horses see in the dark
see in colour
see dark as dark colour
who we are
like colour in the dark
dark is their colour of horse
I didn't write this poem.
Here's another one I didn't write:-
a glass of wine
a glass of red wine
red in the sun
the sun red in the wine
wine warms in the sun
warmer than sun
spills like the sun
Nobody wrote them. They were written by a poetry machine a friend has spent two years tinkering with and is not yet quite "there".
To you and I it would be a computer program, but no, he insists it is a poetry machine. For him the difference is crucial, for his project is an attempt to do for poetry what many artists are doing - or have done - in other realms: to focus on process and to be true to the process of creation. His idea is that the poet might imagine himself as a robot with a soul. The robot (poetry machine) knows only a given process and remains faithful to it, but the artist recognises the lucky accident (for example) and can seize upon it.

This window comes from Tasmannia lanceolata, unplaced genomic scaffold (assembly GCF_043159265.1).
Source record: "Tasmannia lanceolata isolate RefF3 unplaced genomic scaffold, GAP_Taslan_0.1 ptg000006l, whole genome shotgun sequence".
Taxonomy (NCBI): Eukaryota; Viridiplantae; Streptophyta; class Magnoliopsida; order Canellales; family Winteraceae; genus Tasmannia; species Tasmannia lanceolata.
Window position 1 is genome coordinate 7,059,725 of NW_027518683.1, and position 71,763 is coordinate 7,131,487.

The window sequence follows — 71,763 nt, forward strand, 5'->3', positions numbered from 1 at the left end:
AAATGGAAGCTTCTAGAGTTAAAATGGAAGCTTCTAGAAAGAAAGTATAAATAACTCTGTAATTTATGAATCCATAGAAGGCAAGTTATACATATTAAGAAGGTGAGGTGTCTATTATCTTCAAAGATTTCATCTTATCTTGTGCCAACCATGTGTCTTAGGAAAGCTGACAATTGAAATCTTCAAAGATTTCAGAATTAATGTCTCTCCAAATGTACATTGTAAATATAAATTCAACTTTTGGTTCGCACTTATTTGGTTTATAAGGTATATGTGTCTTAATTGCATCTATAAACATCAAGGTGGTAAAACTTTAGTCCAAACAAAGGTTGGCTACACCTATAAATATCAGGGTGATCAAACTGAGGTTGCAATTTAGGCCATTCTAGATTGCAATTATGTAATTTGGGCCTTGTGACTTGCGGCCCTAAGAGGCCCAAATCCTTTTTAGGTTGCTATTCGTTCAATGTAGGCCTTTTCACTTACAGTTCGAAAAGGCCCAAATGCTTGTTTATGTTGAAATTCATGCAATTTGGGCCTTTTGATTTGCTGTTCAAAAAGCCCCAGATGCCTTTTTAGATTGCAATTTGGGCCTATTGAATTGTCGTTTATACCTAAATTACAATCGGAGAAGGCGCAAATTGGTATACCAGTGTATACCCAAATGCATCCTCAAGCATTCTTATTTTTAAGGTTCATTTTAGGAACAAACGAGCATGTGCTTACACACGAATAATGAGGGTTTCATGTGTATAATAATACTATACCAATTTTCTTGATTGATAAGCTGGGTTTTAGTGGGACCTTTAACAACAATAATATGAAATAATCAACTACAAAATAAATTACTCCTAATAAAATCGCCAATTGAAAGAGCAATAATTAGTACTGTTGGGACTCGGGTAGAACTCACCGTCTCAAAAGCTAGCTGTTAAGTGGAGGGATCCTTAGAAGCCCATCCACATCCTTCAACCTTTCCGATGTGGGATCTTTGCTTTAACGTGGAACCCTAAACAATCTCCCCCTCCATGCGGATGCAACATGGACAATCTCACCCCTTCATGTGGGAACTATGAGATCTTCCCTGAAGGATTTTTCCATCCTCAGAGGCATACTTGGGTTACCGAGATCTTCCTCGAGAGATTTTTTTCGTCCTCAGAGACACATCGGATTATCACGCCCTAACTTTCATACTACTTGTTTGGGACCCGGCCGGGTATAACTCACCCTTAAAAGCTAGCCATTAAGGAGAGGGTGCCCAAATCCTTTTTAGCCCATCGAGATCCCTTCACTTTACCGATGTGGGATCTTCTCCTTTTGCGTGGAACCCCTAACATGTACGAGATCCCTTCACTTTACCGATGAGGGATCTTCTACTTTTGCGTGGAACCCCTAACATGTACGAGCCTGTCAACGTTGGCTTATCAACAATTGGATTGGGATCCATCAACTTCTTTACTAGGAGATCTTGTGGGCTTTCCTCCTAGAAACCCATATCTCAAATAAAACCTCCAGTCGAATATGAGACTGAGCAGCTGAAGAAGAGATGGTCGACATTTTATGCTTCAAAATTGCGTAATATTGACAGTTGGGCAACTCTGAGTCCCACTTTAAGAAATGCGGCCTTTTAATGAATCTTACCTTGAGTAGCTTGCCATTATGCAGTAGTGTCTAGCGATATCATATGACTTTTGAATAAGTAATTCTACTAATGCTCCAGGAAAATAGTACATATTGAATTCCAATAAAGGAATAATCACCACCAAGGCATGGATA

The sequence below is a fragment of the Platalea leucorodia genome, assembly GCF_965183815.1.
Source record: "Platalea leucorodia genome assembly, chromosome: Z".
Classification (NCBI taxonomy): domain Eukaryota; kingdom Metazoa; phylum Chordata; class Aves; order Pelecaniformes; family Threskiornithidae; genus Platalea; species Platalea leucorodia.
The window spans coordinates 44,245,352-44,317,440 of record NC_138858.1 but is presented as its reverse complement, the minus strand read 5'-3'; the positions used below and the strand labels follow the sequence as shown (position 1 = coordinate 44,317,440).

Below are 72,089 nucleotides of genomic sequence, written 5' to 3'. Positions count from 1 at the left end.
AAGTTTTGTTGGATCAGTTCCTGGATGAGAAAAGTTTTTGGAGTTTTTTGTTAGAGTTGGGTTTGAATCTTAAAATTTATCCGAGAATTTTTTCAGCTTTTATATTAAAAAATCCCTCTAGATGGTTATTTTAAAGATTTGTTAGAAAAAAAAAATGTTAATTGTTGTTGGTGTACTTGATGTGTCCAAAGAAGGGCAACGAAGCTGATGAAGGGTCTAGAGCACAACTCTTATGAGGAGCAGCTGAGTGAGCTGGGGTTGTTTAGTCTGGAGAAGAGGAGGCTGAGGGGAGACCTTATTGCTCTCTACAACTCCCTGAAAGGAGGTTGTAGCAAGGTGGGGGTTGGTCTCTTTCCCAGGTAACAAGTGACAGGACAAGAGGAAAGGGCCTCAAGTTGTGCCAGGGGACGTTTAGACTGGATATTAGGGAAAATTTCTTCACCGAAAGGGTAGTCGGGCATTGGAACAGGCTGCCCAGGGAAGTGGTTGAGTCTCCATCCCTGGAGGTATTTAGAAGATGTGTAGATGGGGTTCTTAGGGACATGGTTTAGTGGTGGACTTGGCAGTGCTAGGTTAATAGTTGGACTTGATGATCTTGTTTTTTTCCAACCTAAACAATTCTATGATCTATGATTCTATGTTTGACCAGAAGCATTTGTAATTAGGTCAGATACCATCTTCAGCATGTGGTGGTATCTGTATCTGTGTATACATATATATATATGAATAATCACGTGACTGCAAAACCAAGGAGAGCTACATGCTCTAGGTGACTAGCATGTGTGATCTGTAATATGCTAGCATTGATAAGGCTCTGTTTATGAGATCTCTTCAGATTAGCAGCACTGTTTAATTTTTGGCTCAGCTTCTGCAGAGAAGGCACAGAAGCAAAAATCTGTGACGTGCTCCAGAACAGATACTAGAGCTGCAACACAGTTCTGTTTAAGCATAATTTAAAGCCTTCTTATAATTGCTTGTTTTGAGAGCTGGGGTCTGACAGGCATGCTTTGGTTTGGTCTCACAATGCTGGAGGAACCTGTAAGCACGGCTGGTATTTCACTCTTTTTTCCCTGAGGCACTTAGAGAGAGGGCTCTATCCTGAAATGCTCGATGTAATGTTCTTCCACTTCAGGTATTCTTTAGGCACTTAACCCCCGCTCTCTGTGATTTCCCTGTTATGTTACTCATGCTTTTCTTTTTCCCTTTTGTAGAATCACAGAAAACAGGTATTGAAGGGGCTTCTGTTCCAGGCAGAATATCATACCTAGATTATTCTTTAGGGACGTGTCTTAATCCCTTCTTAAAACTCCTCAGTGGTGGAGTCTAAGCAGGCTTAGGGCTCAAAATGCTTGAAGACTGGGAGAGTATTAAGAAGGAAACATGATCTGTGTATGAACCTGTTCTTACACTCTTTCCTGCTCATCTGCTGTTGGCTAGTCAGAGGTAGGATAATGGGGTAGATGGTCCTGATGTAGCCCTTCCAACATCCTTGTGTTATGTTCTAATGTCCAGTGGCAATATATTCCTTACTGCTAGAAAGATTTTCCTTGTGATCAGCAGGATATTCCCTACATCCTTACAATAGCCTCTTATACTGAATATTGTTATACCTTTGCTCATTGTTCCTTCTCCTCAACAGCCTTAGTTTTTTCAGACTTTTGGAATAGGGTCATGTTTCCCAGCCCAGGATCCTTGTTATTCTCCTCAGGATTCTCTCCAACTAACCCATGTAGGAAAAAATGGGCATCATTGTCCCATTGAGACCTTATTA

The two examples above were produced back to back. He inputs two or three words to give the machine its theme or subject. He can set other limits - line length etc - but in these two cases didn't. The fact that they were produced back to back - he says - explains the fact that they both are concerned with colour. (The word "colour" was input for the first one, along with "horses" and "dark".)
I will come back later to say how this has struck me. First I would like to hear what others think. For now I will only add that I have been thinking for some time about whether an approach based upon process might have anything to offer the poet. The example that has bowled me over has been that of David Nash and his sculptures which are the result of a total focus on process. see here
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